“In the end, these [stalemates] happen. With William, there were some heated times as well, but that relationship is excellent. I have faith with all these things that once it comes to a solution, we’ll probably have to have a very blunt discussion about things and then we’ll carry on. There are going to be no grudges from our end whatsoever.”
On maintaining confidence a deal with Marner will be struck:
“I’ll stick with the same answer I’ve given for a long time – I’m optimistic that we will [get him signed]. You don’t want to envision the team missing players at any point, and we’re hopeful to get it done. I would feel a little differently personally if there weren’t other situations around the league that were sort of in the same stalemate position [with unsigned RFAs]. I think that will influence things as well.”
On whether the Leafs will name a captain at some point during training camp:
“I don’t know. That’s the most honest answer I can give. We talk about it frequently, and I think a lot of it is driven by the fact that [the media] likes to talk about it. A year ago, I stood here and had different conversations where I didn’t think it was the most important thing. I think now, having gone through a season with the group [as GM], we have a great number of leaders in [the room] and they are all independently capable of doing the job. The one thing we don’t want to do is rush just to make it happen and say it’s done and do it now versus waiting until we’re absolutely 100 per cent sure and then regret that decision later. So we’re just going to be absolutely certain about that because it’s an important thing to the community and the organization.”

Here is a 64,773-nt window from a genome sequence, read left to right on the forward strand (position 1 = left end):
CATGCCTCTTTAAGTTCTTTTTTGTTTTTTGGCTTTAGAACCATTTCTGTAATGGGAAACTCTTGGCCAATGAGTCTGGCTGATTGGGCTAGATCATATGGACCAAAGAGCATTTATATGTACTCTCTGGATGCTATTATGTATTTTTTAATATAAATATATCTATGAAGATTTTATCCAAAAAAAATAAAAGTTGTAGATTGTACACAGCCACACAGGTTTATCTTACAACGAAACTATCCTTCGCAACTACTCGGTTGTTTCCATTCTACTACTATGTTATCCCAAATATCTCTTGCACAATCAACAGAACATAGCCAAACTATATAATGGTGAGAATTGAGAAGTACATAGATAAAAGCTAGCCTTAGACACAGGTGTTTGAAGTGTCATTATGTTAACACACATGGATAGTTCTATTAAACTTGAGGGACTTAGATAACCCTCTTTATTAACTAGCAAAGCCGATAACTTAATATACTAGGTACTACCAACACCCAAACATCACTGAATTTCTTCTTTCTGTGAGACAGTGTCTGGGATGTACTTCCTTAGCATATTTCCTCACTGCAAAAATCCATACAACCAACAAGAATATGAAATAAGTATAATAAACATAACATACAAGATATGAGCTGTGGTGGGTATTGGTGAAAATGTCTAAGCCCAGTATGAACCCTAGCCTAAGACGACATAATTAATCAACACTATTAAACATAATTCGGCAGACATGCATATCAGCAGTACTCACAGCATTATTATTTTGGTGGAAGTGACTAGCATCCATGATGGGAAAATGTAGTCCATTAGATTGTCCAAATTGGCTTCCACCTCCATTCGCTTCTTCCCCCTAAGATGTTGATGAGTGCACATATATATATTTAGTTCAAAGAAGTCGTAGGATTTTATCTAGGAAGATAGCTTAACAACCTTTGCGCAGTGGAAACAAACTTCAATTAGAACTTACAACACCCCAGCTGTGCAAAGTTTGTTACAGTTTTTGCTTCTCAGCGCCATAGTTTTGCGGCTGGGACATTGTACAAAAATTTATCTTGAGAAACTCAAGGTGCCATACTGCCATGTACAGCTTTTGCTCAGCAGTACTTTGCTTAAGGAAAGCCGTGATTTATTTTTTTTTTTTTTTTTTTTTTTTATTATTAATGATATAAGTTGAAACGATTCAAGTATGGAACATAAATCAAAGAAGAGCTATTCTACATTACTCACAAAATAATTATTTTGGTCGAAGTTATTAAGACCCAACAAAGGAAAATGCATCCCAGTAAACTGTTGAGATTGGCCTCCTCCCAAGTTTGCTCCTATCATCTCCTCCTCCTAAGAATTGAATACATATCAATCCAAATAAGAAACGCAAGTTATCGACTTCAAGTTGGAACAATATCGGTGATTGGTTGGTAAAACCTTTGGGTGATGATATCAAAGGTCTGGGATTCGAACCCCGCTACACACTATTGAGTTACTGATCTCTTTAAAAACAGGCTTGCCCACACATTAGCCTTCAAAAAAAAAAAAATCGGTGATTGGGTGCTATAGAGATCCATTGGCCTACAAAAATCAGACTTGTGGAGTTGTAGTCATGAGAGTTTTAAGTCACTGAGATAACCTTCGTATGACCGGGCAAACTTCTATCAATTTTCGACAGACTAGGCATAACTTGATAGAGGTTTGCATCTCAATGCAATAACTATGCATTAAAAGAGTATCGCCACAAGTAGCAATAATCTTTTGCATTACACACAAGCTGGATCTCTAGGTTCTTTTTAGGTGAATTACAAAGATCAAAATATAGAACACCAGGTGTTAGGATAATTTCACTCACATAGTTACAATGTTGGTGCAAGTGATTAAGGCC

On the state of his relationship with head coach Mike Babcock:
“We talk every day – sometimes multiple times per day. After the first three years here together, where I was in a different role [as assistant GM], you obviously get to know each other. [But] you aren’t working as closely as we did last season, so you take last season and you begin to get used to each other and then at the end of the year reflect on how it went. I think it went great. We disagree, as any coach and GM do, a lot; we agree on a lot of things and work though it all. The key thing is, on the areas where you disagree, you respect one another and work through all that and I think we’ve worked on that throughout the season and through the summer just with some honest discussions. It’s been very, very enjoyable and I’m excited for the season with him.”
On whether the Leafs made enough off-season additions to compete for the Stanley Cup:
“I know it disappoints a lot of people, but I don’t ever look at it as, ‘Can this roster do X?’ It’s really, ‘Can this roster give us chances to accomplish those types of things?’ Can the roster that’s put together at the beginning of the year get better each day throughout and each game throughout and weather different storms and adversity that come its way during the season and roll from there? Mike has proven he’s a coach capable of winning the Stanley Cup. He’s been to the final on two other occasions, and gone to Game 7 in both of those. I know the coaching staff and with their work ethic and preparation…are going to do their part and I have a lot of faith in the core of the group that they’re going to do theirs as well. In the end, you hope you get some [good] fortune and step up in key moments and it results in success.”